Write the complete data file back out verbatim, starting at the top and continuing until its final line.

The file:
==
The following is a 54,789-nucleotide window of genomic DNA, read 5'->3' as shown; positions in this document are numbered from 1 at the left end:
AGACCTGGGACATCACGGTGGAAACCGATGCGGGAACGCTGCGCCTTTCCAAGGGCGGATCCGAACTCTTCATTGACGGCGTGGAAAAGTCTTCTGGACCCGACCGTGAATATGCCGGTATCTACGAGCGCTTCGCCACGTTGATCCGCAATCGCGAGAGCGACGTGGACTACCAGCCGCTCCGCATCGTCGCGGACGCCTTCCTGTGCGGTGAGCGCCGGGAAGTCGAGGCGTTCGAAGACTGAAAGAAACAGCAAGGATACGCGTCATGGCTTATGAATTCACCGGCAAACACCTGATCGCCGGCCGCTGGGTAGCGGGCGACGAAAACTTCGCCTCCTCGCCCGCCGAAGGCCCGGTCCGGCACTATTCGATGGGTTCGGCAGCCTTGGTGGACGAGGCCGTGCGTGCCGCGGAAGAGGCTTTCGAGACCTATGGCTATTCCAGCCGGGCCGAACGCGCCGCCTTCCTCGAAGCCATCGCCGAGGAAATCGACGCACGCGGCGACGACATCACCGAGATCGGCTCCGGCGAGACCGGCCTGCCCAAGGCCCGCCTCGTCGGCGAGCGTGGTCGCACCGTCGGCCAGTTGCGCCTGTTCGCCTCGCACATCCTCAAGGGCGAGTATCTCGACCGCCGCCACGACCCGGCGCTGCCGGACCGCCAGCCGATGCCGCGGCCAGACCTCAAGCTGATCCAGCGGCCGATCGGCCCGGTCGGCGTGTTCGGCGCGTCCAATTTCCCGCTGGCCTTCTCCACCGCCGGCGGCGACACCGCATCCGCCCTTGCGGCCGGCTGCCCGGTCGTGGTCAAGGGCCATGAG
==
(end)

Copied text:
The following is a 54,789-nucleotide window of genomic DNA, read 5'->3' as shown; positions in this document are numbered from 1 at the left end:
AGACCTGGGACATCACGGTGGAAACCGATGCGGGAACGCTGCGCCTTTCCAAGGGCGGATCCGAACTCTTCATTGACGGCGTGGAAAAGTCTTCTGGACCCGACCGTGAATATGCCGGTATCTACGAGCGCTTCGCCACGTTGATCCGCAATCGCGAGAGCGACGTGGACTACCAGCCGCTCCGCATCGTCGCGGACGCCTTCCTGTGCGGTGAGCGCCGGGAAGTCGAGGCGTTCGAAGACTGAAAGAAACAGCAAGGATACGCGTCATGGCTTATGAATTCACCGGCAAACACCTGATCGCCGGCCGCTGGGTAGCGGGCGACGAAAACTTCGCCTCCTCGCCCGCCGAAGGCCCGGTCCGGCACTATTCGATGGGTTCGGCAGCCTTGGTGGACGAGGCCGTGCGTGCCGCGGAAGAGGCTTTCGAGACCTATGGCTATTCCAGCCGGGCCGAACGCGCCGCCTTCCTCGAAGCCATCGCCGAGGAAATCGACGCACGCGGCGACGACATCACCGAGATCGGCTCCGGCGAGACCGGCCTGCCCAAGGCCCGCCTCGTCGGCGAGCGTGGTCGCACCGTCGGCCAGTTGCGCCTGTTCGCCTCGCACATCCTCAAGGGCGAGTATCTCGACCGCCGCCACGACCCGGCGCTGCCGGACCGCCAGCCGATGCCGCGGCCAGACCTCAAGCTGATCCAGCGGCCGATCGGCCCGGTCGGCGTGTTCGGCGCGTCCAATTTCCCGCTGGCCTTCTCCACCGCCGGCGGCGACACCGCATCCGCCCTTGCGGCCGGCTGCCCGGTCGTGGTCAAGGGCCATGAG